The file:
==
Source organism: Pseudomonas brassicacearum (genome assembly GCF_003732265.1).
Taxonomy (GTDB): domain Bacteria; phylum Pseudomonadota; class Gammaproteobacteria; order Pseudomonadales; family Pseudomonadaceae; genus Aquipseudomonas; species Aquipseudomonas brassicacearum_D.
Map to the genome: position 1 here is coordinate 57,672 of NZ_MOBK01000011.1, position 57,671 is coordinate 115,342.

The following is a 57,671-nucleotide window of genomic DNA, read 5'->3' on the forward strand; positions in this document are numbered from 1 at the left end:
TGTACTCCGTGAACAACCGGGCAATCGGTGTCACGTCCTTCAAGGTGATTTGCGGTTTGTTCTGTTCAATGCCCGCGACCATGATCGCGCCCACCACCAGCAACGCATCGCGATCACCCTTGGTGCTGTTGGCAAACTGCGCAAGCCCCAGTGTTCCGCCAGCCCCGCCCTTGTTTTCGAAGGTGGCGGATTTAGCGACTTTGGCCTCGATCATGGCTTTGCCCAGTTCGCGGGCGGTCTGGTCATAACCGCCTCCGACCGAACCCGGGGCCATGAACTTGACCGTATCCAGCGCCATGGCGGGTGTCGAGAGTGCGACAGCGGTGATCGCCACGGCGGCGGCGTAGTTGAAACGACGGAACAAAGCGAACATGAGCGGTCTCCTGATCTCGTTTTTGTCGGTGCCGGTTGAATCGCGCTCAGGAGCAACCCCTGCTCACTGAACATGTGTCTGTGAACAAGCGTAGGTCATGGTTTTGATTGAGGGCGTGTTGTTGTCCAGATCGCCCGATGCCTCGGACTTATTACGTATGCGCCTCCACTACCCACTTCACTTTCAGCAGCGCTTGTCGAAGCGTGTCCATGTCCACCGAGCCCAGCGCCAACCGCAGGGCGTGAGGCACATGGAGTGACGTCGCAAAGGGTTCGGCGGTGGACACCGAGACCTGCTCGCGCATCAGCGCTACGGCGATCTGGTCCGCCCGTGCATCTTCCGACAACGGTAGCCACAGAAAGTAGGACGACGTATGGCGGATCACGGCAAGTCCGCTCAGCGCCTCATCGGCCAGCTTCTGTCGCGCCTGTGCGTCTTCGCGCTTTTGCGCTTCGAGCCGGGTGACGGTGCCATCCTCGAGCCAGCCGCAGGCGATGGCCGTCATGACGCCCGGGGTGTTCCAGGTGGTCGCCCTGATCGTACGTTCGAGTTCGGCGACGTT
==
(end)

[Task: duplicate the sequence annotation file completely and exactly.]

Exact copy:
Source organism: Pseudomonas brassicacearum (genome assembly GCF_003732265.1).
Taxonomy (GTDB): domain Bacteria; phylum Pseudomonadota; class Gammaproteobacteria; order Pseudomonadales; family Pseudomonadaceae; genus Aquipseudomonas; species Aquipseudomonas brassicacearum_D.
Map to the genome: position 1 here is coordinate 57,672 of NZ_MOBK01000011.1, position 57,671 is coordinate 115,342.

The following is a 57,671-nucleotide window of genomic DNA, read 5'->3' on the forward strand; positions in this document are numbered from 1 at the left end:
TGTACTCCGTGAACAACCGGGCAATCGGTGTCACGTCCTTCAAGGTGATTTGCGGTTTGTTCTGTTCAATGCCCGCGACCATGATCGCGCCCACCACCAGCAACGCATCGCGATCACCCTTGGTGCTGTTGGCAAACTGCGCAAGCCCCAGTGTTCCGCCAGCCCCGCCCTTGTTTTCGAAGGTGGCGGATTTAGCGACTTTGGCCTCGATCATGGCTTTGCCCAGTTCGCGGGCGGTCTGGTCATAACCGCCTCCGACCGAACCCGGGGCCATGAACTTGACCGTATCCAGCGCCATGGCGGGTGTCGAGAGTGCGACAGCGGTGATCGCCACGGCGGCGGCGTAGTTGAAACGACGGAACAAAGCGAACATGAGCGGTCTCCTGATCTCGTTTTTGTCGGTGCCGGTTGAATCGCGCTCAGGAGCAACCCCTGCTCACTGAACATGTGTCTGTGAACAAGCGTAGGTCATGGTTTTGATTGAGGGCGTGTTGTTGTCCAGATCGCCCGATGCCTCGGACTTATTACGTATGCGCCTCCACTACCCACTTCACTTTCAGCAGCGCTTGTCGAAGCGTGTCCATGTCCACCGAGCCCAGCGCCAACCGCAGGGCGTGAGGCACATGGAGTGACGTCGCAAAGGGTTCGGCGGTGGACACCGAGACCTGCTCGCGCATCAGCGCTACGGCGATCTGGTCCGCCCGTGCATCTTCCGACAACGGTAGCCACAGAAAGTAGGACGACGTATGGCGGATCACGGCAAGTCCGCTCAGCGCCTCATCGGCCAGCTTCTGTCGCGCCTGTGCGTCTTCGCGCTTTTGCGCTTCGAGCCGGGTGACGGTGCCATCCTCGAGCCAGCCGCAGGCGATGGCCGTCATGACGCCCGGGGTGTTCCAGGTGGTCGCCCTGATCGTACGTTCGAGTTCGGCGACGTT